University of Delaware - College of Engineering
COMPUTER & INFORMATION SCIENCES

Diversity

The Department of Computer and Information Sciences at the University of Delaware is committed to providing quality education to a diverse student population.

In the Department, 1 in 4 tenure track professors are women (4 full and 2 associates of 23). Over the past 3 years, 27% of graduate students have been female. The Faculty is also representative of diverse cultures.

NCWIT Academic AllianceThe Department is working on various programs for recruiting and retaining underrepresented groups in computing:

  • NCWIT Academic Alliance. Our department is a member of the NCWIT Academic Alliance. NCWIT is the National Center for Women & Information Technology, a 501(c)(3)* coalition that works to increase diversity in IT and computing.
  • Our faculty serve as research mentors to summer undergraduate researchers through the CRA-W/CDC Distributed Research Experiences for Undergraduates program, which has the goal of increasing the number of women and underrepresented groups entering graduate studies in the fields of computer science and engineering.
  • Our Department is committed to financially support (along with the Dean's office) a cohort of early college CS majors to attend the Grace Hopper Celebration of Women in Computing each year. (See UDaily Article on one recent trip) The event is a series of sessions that include leading researchers presenting their current work and special sessions that focus on the role of women in today's computer science, information technology, research and engineering fields.
  • The women undergraduates and graduates lead a CISTERS group and participate regularly in the College of Engineering's Women in Engineering activities, including brown bag lunches, speakers, and social events.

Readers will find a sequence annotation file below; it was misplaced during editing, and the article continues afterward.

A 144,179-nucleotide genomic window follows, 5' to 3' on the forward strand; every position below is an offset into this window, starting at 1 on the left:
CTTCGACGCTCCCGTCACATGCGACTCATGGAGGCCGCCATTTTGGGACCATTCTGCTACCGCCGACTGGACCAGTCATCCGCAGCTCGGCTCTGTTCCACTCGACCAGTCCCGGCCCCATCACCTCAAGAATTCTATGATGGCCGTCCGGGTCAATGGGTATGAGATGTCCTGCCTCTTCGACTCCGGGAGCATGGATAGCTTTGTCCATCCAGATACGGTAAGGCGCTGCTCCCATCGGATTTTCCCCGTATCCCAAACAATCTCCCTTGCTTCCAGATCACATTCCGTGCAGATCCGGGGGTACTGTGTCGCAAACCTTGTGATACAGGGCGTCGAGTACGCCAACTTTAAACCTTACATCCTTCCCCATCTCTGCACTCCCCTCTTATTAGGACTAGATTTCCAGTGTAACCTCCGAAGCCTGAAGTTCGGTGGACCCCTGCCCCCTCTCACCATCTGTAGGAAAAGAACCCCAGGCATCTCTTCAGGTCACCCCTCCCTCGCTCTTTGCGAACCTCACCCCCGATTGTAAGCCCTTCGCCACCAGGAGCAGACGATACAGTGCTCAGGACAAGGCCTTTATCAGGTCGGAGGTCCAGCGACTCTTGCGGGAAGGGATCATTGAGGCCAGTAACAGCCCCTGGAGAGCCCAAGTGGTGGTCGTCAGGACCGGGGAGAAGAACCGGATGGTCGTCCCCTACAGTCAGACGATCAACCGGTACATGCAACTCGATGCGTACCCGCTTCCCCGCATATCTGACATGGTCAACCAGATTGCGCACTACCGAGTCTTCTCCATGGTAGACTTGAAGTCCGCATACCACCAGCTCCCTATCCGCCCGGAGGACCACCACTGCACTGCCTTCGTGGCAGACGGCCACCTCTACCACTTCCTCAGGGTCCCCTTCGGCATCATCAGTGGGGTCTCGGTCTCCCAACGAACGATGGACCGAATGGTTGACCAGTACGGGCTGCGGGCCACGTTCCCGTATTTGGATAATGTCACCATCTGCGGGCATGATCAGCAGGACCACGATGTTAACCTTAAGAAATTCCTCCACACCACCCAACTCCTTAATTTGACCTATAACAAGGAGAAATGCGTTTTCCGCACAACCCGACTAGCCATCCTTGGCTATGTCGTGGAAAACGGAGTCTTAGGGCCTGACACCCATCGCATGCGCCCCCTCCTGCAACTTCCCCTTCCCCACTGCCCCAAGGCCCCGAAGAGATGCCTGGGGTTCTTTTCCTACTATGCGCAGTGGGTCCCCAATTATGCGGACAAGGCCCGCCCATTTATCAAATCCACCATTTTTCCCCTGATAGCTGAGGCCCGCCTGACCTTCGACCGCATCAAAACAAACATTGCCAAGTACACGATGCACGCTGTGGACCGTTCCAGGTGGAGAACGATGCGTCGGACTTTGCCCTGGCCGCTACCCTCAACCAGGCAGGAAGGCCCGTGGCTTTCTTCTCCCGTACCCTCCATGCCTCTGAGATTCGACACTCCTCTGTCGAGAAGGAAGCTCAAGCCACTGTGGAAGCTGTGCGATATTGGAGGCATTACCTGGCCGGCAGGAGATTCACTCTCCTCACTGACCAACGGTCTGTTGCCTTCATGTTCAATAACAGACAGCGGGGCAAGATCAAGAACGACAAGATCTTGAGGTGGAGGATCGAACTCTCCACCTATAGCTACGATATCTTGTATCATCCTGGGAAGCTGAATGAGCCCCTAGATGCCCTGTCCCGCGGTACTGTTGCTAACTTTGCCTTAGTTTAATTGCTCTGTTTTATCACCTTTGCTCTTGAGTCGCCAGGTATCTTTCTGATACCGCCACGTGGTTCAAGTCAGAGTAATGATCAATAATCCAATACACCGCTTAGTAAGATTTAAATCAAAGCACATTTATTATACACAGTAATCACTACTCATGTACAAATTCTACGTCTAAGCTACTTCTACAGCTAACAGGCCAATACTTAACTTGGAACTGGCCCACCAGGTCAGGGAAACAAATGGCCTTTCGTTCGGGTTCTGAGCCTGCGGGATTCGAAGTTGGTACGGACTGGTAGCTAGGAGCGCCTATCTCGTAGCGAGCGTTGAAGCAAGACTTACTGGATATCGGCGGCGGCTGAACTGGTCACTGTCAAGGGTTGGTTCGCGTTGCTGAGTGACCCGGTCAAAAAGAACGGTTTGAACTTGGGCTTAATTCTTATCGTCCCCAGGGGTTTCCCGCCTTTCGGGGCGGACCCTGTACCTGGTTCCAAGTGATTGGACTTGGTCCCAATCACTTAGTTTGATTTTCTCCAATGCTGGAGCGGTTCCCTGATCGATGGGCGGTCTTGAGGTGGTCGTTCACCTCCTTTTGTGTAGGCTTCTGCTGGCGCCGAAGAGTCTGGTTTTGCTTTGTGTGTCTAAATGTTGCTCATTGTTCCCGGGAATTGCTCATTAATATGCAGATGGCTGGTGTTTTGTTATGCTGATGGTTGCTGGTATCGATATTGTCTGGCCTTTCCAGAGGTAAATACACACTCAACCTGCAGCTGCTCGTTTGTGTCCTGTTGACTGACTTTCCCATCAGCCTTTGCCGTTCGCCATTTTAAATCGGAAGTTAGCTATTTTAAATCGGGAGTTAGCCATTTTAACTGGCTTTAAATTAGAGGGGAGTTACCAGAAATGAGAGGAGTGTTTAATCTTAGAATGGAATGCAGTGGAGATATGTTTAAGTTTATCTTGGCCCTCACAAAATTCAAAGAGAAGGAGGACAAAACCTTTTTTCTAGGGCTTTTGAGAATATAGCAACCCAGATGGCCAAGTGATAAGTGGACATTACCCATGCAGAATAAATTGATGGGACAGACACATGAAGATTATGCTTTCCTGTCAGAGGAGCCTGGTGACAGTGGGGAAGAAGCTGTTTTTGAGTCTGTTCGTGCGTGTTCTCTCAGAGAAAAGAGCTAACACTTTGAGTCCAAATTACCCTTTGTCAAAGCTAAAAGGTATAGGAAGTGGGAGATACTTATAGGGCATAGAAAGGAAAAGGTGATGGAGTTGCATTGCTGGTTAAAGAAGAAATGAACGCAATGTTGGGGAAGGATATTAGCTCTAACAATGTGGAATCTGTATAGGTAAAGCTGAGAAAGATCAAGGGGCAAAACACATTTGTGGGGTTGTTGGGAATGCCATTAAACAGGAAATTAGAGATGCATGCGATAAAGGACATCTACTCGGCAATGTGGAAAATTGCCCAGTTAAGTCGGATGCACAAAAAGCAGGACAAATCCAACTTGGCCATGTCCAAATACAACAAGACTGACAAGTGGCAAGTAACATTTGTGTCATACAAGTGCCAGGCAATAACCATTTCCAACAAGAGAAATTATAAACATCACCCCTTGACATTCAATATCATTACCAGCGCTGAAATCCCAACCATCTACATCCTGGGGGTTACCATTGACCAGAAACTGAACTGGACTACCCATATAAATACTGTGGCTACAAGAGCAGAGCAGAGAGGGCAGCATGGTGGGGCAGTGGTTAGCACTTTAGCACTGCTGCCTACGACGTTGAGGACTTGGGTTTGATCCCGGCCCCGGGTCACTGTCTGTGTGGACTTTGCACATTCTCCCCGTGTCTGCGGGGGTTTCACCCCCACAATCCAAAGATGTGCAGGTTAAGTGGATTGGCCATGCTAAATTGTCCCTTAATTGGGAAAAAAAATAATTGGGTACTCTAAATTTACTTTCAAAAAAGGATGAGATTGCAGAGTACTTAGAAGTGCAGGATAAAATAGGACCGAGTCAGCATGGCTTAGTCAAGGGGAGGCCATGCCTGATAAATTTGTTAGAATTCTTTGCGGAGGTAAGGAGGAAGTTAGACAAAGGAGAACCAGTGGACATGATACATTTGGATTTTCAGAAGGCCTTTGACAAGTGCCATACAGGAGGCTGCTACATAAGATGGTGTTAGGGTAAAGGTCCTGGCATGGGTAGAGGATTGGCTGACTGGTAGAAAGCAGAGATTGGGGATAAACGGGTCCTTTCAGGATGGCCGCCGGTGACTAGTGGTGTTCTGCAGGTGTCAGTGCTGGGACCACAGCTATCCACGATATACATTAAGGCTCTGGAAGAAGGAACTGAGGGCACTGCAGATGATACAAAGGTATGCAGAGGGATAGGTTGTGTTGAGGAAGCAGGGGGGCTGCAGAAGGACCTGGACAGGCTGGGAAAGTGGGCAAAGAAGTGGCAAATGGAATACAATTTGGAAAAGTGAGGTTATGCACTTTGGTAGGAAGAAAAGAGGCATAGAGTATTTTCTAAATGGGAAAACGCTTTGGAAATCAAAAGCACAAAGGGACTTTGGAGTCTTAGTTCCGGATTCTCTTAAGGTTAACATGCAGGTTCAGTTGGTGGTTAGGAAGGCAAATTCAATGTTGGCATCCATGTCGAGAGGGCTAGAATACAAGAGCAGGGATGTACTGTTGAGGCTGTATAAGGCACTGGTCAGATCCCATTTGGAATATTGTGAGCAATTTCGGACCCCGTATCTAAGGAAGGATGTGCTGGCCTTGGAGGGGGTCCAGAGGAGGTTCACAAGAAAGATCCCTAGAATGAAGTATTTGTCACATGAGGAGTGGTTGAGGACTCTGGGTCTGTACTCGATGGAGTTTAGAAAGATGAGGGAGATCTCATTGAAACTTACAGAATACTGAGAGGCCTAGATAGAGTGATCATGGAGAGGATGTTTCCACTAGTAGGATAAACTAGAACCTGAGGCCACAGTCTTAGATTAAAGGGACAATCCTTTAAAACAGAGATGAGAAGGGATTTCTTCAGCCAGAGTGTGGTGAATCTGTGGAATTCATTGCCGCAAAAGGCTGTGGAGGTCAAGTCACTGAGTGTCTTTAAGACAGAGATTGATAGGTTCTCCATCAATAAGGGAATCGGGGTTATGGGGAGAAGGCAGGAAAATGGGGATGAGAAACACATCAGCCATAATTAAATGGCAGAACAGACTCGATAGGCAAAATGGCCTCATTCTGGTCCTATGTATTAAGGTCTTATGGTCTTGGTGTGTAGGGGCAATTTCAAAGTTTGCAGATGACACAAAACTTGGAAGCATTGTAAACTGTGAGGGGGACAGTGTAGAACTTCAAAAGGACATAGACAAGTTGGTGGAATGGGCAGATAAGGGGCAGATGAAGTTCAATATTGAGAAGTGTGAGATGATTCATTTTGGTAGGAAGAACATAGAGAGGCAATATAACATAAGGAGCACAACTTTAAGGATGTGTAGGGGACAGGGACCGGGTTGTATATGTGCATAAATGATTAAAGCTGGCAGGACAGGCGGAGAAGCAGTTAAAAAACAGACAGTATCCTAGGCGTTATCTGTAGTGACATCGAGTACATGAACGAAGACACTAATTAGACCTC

• The department regularly offers a service learning course, Learning Game Development, in which student teams practice their software engineering skills in designing and implementing learning games for middle school teachers and their students at the Chester Community Charter School in Chester, PA (a high-crime, high poverty community). This is an opportunity for students to help broaden participation in computing. The development of this course was funded by the National Science Foundation Broadening Participation in Computing program. More details can be found at Compute Teams 4 Youth.

Faculty in the Department are active in diversity-related initiatives for broadening participation in computing.

  • Faculty advise students as part of the GEM Fellowship program.
  • Faculty present and participate in the RISE 5-week Summer academic bridge program to recruit and encourage academically prepared students who are native-born African American, Hispanic American, and Native American, as well as others who, as a group, are underrepresented in engineering.
  • Faculty have attended the Faculty Recruiting and Faculty Mentoring programs developed by the NSF sponsored UD ADVANCE program to increase the representation of, and improve the climate for, women faculty in science, technology, engineering, and mathematics (STEM) fields.
  • Cavazos coordinates a program for the Coalition to Diversity Computing (CDC) called "Sending Students and Mentors to Technical Conferences," which sends underrepresented students to technical conferences.
  • Cavazos and Pollock co-organized a Discipline-specific Mentoring Workshop at University of Delaware. Cavazos has co-organized additional discipline-specific workshops in other locations. The main goal of these workshops is to encourage underrepresented students to attend graduate school.
  • Pollock co-organizes the CRA-W Graduate Cohort program annually which aims to increase the ranks of senior women in computing by building and mentoring nationwide communities of women through their graduate studies.
  • Pollock serves regularly on the Academic Advisory Board for the Grace Hopper Celebration of Women in Computing (also served as General and Program Cochair).

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